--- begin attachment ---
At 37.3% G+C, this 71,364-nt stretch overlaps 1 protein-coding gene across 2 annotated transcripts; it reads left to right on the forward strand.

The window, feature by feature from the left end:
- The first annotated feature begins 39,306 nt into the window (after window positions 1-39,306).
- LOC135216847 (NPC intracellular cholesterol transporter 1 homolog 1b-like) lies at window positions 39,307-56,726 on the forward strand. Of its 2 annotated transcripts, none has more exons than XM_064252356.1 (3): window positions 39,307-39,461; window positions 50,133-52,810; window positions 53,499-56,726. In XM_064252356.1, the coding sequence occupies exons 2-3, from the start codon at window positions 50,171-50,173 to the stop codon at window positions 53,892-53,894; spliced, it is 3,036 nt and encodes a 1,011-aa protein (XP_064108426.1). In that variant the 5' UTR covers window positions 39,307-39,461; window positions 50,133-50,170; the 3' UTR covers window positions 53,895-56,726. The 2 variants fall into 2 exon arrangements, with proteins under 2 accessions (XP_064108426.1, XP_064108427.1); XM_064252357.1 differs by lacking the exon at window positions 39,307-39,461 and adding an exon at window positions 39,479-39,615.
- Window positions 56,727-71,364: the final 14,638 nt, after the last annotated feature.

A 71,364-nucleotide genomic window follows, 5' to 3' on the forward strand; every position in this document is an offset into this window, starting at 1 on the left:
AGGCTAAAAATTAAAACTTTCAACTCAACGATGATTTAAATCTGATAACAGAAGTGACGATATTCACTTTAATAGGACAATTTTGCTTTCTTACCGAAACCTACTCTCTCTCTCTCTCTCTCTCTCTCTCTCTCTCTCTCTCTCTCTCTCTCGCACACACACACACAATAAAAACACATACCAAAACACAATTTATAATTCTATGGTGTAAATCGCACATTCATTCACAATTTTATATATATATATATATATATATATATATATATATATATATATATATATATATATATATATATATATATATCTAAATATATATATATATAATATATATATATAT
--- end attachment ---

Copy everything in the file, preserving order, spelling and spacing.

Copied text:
At 37.3% G+C, this 71,364-nt stretch overlaps 1 protein-coding gene across 2 annotated transcripts; it reads left to right on the forward strand.

The window, feature by feature from the left end:
- The first annotated feature begins 39,306 nt into the window (after window positions 1-39,306).
- LOC135216847 (NPC intracellular cholesterol transporter 1 homolog 1b-like) lies at window positions 39,307-56,726 on the forward strand. Of its 2 annotated transcripts, none has more exons than XM_064252356.1 (3): window positions 39,307-39,461; window positions 50,133-52,810; window positions 53,499-56,726. In XM_064252356.1, the coding sequence occupies exons 2-3, from the start codon at window positions 50,171-50,173 to the stop codon at window positions 53,892-53,894; spliced, it is 3,036 nt and encodes a 1,011-aa protein (XP_064108426.1). In that variant the 5' UTR covers window positions 39,307-39,461; window positions 50,133-50,170; the 3' UTR covers window positions 53,895-56,726. The 2 variants fall into 2 exon arrangements, with proteins under 2 accessions (XP_064108426.1, XP_064108427.1); XM_064252357.1 differs by lacking the exon at window positions 39,307-39,461 and adding an exon at window positions 39,479-39,615.
- Window positions 56,727-71,364: the final 14,638 nt, after the last annotated feature.

A 71,364-nucleotide genomic window follows, 5' to 3' on the forward strand; every position in this document is an offset into this window, starting at 1 on the left:
AGGCTAAAAATTAAAACTTTCAACTCAACGATGATTTAAATCTGATAACAGAAGTGACGATATTCACTTTAATAGGACAATTTTGCTTTCTTACCGAAACCTACTCTCTCTCTCTCTCTCTCTCTCTCTCTCTCTCTCTCTCTCTCTCTCTCGCACACACACACACAATAAAAACACATACCAAAACACAATTTATAATTCTATGGTGTAAATCGCACATTCATTCACAATTTTATATATATATATATATATATATATATATATATATATATATATATATATATATATATATATATATATATATCTAAATATATATATATATAATATATATATATAT